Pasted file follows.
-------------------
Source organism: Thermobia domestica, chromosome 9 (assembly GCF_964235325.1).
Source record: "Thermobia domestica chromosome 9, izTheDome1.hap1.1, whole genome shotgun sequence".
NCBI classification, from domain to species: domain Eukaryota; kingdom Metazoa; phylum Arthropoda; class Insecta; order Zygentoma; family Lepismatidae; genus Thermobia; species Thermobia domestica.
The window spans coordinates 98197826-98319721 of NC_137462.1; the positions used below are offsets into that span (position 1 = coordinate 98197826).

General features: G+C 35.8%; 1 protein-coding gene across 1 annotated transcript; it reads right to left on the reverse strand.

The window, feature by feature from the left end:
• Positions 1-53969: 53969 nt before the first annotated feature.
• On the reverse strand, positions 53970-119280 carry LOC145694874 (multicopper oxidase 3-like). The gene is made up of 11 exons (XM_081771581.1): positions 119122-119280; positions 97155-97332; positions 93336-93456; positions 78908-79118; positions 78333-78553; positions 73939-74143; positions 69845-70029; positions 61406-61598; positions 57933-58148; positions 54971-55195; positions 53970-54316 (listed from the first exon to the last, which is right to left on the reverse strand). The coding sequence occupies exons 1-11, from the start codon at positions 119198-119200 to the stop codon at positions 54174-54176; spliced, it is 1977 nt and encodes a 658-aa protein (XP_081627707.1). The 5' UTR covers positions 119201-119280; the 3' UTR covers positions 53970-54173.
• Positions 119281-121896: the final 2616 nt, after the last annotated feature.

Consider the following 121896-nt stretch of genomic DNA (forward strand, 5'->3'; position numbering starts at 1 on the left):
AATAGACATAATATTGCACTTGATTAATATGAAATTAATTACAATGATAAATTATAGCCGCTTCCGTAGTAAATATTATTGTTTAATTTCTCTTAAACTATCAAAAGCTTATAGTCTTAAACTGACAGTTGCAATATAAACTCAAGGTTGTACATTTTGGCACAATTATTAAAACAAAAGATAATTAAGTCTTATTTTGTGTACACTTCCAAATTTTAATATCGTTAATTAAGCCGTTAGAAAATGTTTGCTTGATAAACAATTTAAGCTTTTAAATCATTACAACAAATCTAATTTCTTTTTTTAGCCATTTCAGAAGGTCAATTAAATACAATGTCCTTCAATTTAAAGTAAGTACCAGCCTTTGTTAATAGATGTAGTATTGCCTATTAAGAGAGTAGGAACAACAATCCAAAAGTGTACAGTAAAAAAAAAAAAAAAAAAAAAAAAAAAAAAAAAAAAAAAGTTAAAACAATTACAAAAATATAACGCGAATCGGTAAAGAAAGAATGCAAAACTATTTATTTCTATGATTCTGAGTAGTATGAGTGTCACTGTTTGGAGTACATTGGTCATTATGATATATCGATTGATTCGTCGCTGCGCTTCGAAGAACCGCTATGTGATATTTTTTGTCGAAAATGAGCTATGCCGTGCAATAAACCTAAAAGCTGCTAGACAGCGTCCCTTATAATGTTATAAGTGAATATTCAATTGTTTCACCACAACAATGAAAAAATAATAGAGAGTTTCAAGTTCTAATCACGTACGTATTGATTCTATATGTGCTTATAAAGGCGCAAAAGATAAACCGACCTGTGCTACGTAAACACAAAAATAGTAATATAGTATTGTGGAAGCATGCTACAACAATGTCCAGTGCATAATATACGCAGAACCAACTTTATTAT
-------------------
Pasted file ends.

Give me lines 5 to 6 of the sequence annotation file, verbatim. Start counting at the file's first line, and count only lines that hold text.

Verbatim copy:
General features: G+C 35.8%; 1 protein-coding gene across 1 annotated transcript; it reads right to left on the reverse strand.

The window, feature by feature from the left end: